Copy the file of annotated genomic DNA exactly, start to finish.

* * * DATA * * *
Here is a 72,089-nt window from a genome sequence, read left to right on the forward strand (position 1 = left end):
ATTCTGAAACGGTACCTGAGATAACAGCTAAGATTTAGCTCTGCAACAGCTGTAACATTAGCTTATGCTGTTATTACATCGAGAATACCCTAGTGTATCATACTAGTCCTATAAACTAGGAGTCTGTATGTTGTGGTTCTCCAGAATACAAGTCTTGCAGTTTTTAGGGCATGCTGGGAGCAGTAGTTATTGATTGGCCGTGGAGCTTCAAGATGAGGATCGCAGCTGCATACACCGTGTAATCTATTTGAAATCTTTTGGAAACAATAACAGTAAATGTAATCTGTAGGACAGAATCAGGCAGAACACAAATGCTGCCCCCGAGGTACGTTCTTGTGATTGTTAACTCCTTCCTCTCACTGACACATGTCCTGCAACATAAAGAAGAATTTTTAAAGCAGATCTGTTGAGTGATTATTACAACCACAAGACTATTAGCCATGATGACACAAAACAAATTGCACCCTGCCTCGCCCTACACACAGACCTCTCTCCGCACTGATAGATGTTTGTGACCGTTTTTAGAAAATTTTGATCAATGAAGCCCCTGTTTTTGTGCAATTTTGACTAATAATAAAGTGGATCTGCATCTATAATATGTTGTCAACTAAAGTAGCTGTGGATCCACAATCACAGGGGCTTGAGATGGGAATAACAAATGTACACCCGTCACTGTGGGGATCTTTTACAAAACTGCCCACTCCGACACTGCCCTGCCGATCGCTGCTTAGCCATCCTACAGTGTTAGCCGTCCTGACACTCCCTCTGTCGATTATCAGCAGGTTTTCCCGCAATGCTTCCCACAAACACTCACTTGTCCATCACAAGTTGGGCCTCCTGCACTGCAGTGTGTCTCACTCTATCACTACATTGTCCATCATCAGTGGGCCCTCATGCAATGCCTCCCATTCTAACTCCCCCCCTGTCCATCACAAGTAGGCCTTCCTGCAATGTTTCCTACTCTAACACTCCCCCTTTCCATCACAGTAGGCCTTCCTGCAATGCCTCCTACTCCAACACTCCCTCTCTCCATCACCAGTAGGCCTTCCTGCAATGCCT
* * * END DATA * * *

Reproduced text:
Here is a 72,089-nt window from a genome sequence, read left to right on the forward strand (position 1 = left end):
ATTCTGAAACGGTACCTGAGATAACAGCTAAGATTTAGCTCTGCAACAGCTGTAACATTAGCTTATGCTGTTATTACATCGAGAATACCCTAGTGTATCATACTAGTCCTATAAACTAGGAGTCTGTATGTTGTGGTTCTCCAGAATACAAGTCTTGCAGTTTTTAGGGCATGCTGGGAGCAGTAGTTATTGATTGGCCGTGGAGCTTCAAGATGAGGATCGCAGCTGCATACACCGTGTAATCTATTTGAAATCTTTTGGAAACAATAACAGTAAATGTAATCTGTAGGACAGAATCAGGCAGAACACAAATGCTGCCCCCGAGGTACGTTCTTGTGATTGTTAACTCCTTCCTCTCACTGACACATGTCCTGCAACATAAAGAAGAATTTTTAAAGCAGATCTGTTGAGTGATTATTACAACCACAAGACTATTAGCCATGATGACACAAAACAAATTGCACCCTGCCTCGCCCTACACACAGACCTCTCTCCGCACTGATAGATGTTTGTGACCGTTTTTAGAAAATTTTGATCAATGAAGCCCCTGTTTTTGTGCAATTTTGACTAATAATAAAGTGGATCTGCATCTATAATATGTTGTCAACTAAAGTAGCTGTGGATCCACAATCACAGGGGCTTGAGATGGGAATAACAAATGTACACCCGTCACTGTGGGGATCTTTTACAAAACTGCCCACTCCGACACTGCCCTGCCGATCGCTGCTTAGCCATCCTACAGTGTTAGCCGTCCTGACACTCCCTCTGTCGATTATCAGCAGGTTTTCCCGCAATGCTTCCCACAAACACTCACTTGTCCATCACAAGTTGGGCCTCCTGCACTGCAGTGTGTCTCACTCTATCACTACATTGTCCATCATCAGTGGGCCCTCATGCAATGCCTCCCATTCTAACTCCCCCCCTGTCCATCACAAGTAGGCCTTCCTGCAATGTTTCCTACTCTAACACTCCCCCTTTCCATCACAGTAGGCCTTCCTGCAATGCCTCCTACTCCAACACTCCCTCTCTCCATCACCAGTAGGCCTTCCTGCAATGCCT